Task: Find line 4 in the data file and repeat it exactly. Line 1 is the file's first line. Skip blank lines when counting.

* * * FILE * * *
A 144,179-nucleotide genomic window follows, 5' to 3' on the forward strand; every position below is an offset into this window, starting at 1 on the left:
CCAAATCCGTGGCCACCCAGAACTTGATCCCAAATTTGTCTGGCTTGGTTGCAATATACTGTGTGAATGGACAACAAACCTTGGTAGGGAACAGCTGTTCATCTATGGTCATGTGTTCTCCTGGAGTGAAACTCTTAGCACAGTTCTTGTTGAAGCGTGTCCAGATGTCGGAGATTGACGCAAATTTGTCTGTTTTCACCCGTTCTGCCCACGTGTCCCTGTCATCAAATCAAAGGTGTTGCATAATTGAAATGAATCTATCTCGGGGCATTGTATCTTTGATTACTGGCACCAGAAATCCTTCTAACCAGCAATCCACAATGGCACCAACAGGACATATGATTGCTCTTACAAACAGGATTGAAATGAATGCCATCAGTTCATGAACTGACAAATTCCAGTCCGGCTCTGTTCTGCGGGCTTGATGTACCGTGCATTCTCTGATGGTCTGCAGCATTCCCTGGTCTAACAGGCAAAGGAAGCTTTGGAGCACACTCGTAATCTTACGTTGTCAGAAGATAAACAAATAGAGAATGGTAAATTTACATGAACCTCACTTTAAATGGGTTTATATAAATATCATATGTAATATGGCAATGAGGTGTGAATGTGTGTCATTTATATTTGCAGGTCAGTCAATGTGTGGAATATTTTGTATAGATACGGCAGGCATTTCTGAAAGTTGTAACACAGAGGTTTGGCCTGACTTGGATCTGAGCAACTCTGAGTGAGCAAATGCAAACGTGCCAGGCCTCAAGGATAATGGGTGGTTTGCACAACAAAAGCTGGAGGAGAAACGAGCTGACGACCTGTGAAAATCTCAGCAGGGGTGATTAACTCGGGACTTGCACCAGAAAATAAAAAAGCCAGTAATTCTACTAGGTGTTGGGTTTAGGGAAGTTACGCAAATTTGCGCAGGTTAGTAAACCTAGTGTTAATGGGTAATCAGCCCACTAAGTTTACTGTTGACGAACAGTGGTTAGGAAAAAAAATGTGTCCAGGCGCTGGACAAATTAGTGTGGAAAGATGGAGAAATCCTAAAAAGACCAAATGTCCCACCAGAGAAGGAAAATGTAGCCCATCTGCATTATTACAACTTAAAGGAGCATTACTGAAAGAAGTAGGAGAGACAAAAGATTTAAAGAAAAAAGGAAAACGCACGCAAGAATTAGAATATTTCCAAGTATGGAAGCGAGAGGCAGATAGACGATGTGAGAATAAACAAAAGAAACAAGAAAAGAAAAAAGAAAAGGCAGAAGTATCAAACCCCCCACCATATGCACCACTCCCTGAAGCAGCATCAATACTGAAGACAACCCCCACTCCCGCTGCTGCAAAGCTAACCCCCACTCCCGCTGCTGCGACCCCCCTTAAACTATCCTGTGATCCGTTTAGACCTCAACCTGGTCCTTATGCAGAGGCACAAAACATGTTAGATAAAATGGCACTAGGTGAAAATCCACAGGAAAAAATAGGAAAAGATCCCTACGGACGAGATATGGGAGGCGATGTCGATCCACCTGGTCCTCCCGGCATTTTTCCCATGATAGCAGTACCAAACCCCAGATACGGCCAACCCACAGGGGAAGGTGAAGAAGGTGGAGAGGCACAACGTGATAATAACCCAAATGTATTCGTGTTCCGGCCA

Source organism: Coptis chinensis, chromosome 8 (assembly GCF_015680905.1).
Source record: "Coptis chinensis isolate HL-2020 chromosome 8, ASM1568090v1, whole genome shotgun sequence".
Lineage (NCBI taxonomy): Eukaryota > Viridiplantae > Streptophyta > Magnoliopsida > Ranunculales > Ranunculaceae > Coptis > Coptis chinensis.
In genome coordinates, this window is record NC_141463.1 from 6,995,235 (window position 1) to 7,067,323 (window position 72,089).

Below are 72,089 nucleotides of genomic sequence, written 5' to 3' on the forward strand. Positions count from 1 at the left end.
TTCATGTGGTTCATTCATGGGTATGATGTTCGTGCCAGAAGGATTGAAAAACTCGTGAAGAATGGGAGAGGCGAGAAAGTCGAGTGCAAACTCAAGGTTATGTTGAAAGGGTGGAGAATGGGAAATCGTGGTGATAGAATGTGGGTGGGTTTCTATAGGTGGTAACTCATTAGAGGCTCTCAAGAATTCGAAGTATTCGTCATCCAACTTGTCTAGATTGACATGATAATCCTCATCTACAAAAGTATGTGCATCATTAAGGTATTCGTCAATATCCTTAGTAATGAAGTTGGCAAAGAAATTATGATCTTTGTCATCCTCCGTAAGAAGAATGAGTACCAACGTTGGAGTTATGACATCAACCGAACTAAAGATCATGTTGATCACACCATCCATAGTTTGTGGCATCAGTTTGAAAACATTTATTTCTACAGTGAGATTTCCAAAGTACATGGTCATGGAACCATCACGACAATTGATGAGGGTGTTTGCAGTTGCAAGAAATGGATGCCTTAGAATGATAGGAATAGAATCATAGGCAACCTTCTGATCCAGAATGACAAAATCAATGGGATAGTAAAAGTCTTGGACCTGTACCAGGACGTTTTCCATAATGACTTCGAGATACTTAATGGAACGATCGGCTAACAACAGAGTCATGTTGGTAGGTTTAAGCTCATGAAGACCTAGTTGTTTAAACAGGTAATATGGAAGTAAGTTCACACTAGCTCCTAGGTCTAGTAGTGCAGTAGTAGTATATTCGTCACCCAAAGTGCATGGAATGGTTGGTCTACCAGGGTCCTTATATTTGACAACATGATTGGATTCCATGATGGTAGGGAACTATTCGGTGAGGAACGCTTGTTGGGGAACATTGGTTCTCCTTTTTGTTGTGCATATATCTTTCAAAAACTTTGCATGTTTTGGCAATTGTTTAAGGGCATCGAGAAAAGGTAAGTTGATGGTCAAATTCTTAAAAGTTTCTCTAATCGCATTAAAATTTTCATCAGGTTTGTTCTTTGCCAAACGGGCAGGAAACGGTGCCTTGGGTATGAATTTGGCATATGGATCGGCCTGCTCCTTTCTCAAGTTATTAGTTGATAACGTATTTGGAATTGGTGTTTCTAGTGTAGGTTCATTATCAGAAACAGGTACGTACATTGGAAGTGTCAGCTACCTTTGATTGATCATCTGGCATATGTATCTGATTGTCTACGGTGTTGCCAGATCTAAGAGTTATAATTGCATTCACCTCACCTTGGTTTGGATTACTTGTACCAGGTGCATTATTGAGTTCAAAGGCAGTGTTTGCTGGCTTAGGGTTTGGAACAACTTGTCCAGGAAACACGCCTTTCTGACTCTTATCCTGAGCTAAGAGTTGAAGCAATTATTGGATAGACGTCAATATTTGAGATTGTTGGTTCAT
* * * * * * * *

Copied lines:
Source record: "Coptis chinensis isolate HL-2020 chromosome 8, ASM1568090v1, whole genome shotgun sequence".